“[Homophobia] is one of the really big issues that we deal with in the training and working through the youth facilitators,” Fairholm says. “We look at all aspects of discrimination, of which that is a huge one. Obviously, this is a critical issue and one that is definitely in all our literature and is highlighted, and we are addressing it with our kids.”
The specific program the Red Cross will use to combat homophobia within Stand Up to Bullying and Discrimination in Canadian Communities is one developed by AIDS New Brunswick: “bullying and peer harassment prevention supporting LGBTQ youth and strengthening their ability to live, learn and love safely.”
Additionally, Fairholm says the Red Cross engaged in informal surveying and testing with Alberta’s Camp fYrefly for queer youth, and with Youth Understanding Youth, an Alberta support group.
“When we were developing our activities, we reviewed closely the findings of a University of Winnipeg climate study of homophobia. We also accessed the Alberta Teachers’ Association website, looking at diversity, equity and human rights, and used some materials [on] understanding the term LGBTQ,” Fairholm says.
Gay NDP MP Dany Morin’s private member’s motion, M-385, sought to establish a standing committee tasked with studying the issue of bullying and would have eventually proposed a comprehensive national strategy to prevent it. His motion was defeated by a vote of 149 to 134 on Nov 21.
Morin says Monday’s announcement did not give “concrete details regarding how this program will prevent the different forms of bullying, including homophobia.”
The project is a step in the right direction, but it is “clearly not enough,” he says.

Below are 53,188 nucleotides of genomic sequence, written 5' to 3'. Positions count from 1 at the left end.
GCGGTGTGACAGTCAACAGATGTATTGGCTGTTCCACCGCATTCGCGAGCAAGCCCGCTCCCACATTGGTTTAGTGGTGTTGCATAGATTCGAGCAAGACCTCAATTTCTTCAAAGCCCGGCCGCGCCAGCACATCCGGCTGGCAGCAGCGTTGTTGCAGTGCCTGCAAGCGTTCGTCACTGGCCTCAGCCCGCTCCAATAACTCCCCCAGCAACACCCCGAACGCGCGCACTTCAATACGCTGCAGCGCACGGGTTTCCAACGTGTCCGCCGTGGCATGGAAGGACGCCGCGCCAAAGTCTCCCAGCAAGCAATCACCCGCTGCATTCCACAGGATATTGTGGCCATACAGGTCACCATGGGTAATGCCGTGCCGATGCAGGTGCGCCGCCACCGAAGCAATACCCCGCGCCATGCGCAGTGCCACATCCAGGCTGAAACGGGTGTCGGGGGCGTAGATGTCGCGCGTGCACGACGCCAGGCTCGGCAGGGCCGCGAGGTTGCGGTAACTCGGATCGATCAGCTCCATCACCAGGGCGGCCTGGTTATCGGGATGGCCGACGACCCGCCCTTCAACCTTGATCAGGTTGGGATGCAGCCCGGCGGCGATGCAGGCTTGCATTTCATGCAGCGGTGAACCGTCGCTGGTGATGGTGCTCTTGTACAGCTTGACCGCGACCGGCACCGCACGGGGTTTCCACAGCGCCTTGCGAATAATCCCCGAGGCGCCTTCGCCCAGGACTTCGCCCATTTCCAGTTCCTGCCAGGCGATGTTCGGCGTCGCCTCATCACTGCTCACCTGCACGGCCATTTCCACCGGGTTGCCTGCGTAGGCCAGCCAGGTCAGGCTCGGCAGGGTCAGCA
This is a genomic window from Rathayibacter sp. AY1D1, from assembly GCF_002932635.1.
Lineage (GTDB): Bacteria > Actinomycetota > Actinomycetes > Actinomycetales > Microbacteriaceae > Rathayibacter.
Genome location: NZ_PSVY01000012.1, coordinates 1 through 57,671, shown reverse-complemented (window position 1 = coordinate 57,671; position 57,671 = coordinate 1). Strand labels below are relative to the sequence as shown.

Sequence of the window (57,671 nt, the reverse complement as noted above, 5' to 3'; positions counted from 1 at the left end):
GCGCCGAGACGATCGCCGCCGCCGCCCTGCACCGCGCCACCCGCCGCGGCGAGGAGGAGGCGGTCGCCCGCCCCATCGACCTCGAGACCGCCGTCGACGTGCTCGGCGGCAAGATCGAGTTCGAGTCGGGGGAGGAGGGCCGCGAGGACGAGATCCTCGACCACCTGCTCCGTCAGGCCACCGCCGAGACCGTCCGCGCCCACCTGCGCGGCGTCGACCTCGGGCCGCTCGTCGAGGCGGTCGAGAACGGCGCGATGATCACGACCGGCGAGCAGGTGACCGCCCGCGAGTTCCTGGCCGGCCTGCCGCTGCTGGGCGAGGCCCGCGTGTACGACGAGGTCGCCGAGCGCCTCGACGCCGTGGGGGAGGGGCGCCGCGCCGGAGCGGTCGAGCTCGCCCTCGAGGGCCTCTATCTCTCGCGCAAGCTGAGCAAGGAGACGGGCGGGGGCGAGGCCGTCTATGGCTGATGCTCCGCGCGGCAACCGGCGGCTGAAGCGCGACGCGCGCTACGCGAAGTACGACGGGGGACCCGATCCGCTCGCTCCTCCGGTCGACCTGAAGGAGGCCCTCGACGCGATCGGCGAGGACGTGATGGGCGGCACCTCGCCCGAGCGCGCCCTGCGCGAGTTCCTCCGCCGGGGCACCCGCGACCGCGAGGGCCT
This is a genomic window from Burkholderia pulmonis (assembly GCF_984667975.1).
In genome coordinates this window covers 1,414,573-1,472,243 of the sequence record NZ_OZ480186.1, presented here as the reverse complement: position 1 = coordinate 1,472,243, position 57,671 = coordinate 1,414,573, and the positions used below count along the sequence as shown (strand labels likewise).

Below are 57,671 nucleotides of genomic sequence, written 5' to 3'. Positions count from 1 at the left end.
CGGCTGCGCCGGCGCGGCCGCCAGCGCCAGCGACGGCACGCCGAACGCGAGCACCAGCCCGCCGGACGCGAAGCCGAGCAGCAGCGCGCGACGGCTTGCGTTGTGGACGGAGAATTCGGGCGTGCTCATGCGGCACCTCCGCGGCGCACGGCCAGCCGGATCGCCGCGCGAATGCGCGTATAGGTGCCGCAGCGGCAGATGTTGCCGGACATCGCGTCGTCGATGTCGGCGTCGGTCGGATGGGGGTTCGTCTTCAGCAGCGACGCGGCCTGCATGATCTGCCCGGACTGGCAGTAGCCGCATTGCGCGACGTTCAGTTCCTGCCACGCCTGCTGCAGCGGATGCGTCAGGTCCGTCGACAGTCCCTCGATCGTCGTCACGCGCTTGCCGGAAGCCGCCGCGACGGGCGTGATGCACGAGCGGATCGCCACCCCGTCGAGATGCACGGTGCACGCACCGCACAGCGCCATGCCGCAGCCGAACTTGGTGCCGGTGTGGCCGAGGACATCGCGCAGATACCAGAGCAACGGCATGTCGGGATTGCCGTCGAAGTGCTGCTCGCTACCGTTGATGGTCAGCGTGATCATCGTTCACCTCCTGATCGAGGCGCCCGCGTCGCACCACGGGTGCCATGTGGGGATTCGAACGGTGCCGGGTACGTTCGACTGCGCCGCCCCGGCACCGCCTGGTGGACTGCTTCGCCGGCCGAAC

The Conservatives are simply allotting funds to an organization, rather than tackling the issue of bullying themselves, Morin contends.
Morin also questions how national the Conservative program really is. The youth-led forums will take place in British Columbia, Atlantic Canada and Ontario, something Morin says signals the project is not a “national strategy.”
“Every country that has enacted a national bullying prevention strategy has seen bullying, including homophobic bullying, go down,” Morin says. “When they had the chance last fall to vote in favour of my national bullying-prevention strategy, the Conservative government voted against it. This is not a national bullying-prevention strategy. This is a young leadership program in three provinces.
“If the Conservative government believes that they are doing all they can to protect our kids from bullying, they are sorely mistaken,” he says. “Calling it a national strategy is dishonest. This program is not going to help kids facing bullying in Quebec nor in the Prairies or in the territories.”
Fairholm says that although Monday’s announcement detailed the youth forums that will run in only three areas of the country, the project will build on existing anti-bullying work the Red Cross has in place nationwide, including its Beyond the Hurt program.
“Part of this money is to help us expand our reach,” Fairholm says. “This last year we have 3,300 youth facilitators and this last year we educated over 250,000 kids in bullying prevention. So that part of this new project is adding on to that work that is already happening.”
Youth from areas outside of where the forums take place can still attend the events, Fairholm adds.
When questioned about Morin’s private member’s motion following Monday’s press conference, Moore said M-385 was simply a study, and it is “time to act and support projects like this. This is a non-partisan issue.”